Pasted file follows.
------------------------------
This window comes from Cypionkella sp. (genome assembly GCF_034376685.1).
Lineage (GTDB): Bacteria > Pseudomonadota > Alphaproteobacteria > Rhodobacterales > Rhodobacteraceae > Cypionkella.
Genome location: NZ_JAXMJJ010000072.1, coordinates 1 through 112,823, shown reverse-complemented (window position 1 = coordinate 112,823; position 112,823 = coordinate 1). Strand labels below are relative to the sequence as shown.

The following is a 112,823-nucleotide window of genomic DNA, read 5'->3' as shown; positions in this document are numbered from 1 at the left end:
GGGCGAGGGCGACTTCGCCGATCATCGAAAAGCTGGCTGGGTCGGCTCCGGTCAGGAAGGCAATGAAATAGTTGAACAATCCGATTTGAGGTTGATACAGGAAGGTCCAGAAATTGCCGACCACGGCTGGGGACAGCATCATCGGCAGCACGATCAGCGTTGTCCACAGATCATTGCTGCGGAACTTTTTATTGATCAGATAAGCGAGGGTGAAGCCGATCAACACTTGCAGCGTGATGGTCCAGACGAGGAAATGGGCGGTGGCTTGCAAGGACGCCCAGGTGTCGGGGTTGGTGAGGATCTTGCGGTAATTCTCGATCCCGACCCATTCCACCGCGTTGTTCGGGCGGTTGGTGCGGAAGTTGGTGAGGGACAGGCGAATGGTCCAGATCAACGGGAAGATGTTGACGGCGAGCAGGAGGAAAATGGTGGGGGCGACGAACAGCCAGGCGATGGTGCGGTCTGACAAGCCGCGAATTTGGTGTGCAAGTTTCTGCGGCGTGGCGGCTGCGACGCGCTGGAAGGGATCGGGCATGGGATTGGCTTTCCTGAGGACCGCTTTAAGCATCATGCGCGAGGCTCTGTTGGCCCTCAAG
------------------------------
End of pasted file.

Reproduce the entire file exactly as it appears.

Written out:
This window comes from Cypionkella sp. (genome assembly GCF_034376685.1).
Lineage (GTDB): Bacteria > Pseudomonadota > Alphaproteobacteria > Rhodobacterales > Rhodobacteraceae > Cypionkella.
Genome location: NZ_JAXMJJ010000072.1, coordinates 1 through 112,823, shown reverse-complemented (window position 1 = coordinate 112,823; position 112,823 = coordinate 1). Strand labels below are relative to the sequence as shown.

The following is a 112,823-nucleotide window of genomic DNA, read 5'->3' as shown; positions in this document are numbered from 1 at the left end:
GGGCGAGGGCGACTTCGCCGATCATCGAAAAGCTGGCTGGGTCGGCTCCGGTCAGGAAGGCAATGAAATAGTTGAACAATCCGATTTGAGGTTGATACAGGAAGGTCCAGAAATTGCCGACCACGGCTGGGGACAGCATCATCGGCAGCACGATCAGCGTTGTCCACAGATCATTGCTGCGGAACTTTTTATTGATCAGATAAGCGAGGGTGAAGCCGATCAACACTTGCAGCGTGATGGTCCAGACGAGGAAATGGGCGGTGGCTTGCAAGGACGCCCAGGTGTCGGGGTTGGTGAGGATCTTGCGGTAATTCTCGATCCCGACCCATTCCACCGCGTTGTTCGGGCGGTTGGTGCGGAAGTTGGTGAGGGACAGGCGAATGGTCCAGATCAACGGGAAGATGTTGACGGCGAGCAGGAGGAAAATGGTGGGGGCGACGAACAGCCAGGCGATGGTGCGGTCTGACAAGCCGCGAATTTGGTGTGCAAGTTTCTGCGGCGTGGCGGCTGCGACGCGCTGGAAGGGATCGGGCATGGGATTGGCTTTCCTGAGGACCGCTTTAAGCATCATGCGCGAGGCTCTGTTGGCCCTCAAG